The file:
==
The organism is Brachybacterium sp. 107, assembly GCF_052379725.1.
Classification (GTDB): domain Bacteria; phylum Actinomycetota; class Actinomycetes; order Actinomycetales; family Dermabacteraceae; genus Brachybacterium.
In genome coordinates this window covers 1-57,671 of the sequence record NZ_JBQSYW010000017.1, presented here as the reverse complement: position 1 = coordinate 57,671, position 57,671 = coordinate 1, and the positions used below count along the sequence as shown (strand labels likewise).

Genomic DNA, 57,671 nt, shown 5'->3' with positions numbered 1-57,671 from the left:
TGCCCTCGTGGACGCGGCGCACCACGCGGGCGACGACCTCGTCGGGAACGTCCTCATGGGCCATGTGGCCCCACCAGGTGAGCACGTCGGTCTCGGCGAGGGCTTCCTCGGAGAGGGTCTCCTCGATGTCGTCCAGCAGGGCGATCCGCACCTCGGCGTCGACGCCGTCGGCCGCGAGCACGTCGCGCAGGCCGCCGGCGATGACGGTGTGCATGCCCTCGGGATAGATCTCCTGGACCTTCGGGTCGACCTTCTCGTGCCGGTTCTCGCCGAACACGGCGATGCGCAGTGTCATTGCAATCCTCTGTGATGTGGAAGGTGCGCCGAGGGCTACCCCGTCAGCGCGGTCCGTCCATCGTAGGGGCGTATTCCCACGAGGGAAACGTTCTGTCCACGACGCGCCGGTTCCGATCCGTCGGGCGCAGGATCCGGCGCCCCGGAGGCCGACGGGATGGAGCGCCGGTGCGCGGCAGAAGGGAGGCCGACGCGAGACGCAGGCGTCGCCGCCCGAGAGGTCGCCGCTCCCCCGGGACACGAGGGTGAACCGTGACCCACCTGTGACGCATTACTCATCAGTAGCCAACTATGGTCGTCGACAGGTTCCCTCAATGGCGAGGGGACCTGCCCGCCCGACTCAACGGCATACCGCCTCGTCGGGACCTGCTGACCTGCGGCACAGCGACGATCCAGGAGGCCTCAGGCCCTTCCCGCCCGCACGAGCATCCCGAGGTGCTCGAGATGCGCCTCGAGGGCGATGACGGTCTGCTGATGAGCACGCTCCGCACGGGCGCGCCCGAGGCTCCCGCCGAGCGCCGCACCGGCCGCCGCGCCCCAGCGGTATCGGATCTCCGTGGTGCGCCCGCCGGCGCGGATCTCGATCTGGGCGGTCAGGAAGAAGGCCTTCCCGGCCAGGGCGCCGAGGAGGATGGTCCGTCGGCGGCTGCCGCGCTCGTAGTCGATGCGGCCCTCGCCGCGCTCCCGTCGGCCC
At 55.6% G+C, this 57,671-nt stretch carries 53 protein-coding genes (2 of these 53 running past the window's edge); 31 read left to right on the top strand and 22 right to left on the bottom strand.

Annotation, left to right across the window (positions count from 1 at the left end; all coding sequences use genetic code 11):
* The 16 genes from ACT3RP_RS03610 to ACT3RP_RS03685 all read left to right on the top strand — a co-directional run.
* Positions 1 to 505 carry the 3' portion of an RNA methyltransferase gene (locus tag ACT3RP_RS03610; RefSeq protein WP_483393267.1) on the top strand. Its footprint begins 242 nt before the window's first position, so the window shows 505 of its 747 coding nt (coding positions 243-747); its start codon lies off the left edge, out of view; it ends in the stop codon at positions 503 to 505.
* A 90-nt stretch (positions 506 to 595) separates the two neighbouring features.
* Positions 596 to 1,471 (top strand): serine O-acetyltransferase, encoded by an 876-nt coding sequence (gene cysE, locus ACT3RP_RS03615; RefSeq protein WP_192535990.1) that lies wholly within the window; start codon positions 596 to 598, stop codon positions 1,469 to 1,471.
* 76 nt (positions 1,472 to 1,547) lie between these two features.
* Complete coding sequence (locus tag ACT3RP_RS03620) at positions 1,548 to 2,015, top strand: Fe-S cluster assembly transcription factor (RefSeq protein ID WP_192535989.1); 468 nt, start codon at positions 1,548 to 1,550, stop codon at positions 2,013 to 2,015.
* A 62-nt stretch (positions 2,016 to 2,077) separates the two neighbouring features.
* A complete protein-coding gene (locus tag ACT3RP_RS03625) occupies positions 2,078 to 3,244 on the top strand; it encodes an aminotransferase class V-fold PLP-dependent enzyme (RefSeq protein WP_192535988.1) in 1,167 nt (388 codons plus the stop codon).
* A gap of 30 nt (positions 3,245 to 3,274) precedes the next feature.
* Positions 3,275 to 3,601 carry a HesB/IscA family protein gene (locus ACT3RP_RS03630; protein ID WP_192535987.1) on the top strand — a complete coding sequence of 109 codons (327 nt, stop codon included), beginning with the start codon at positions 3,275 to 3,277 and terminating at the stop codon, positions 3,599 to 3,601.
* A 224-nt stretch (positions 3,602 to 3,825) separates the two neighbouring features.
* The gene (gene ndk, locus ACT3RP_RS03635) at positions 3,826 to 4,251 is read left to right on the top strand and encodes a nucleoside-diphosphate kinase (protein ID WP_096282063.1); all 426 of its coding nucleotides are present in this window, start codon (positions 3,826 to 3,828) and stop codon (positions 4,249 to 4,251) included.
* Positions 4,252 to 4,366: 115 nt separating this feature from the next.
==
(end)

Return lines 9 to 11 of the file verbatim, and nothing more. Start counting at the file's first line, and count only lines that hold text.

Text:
* Positions 1 to 505 carry the 3' portion of an RNA methyltransferase gene (locus tag ACT3RP_RS03610; RefSeq protein WP_483393267.1) on the top strand. Its footprint begins 242 nt before the window's first position, so the window shows 505 of its 747 coding nt (coding positions 243-747); its start codon lies off the left edge, out of view; it ends in the stop codon at positions 503 to 505.
* A 90-nt stretch (positions 506 to 595) separates the two neighbouring features.
* Positions 596 to 1,471 (top strand): serine O-acetyltransferase, encoded by an 876-nt coding sequence (gene cysE, locus ACT3RP_RS03615; RefSeq protein WP_192535990.1) that lies wholly within the window; start codon positions 596 to 598, stop codon positions 1,469 to 1,471.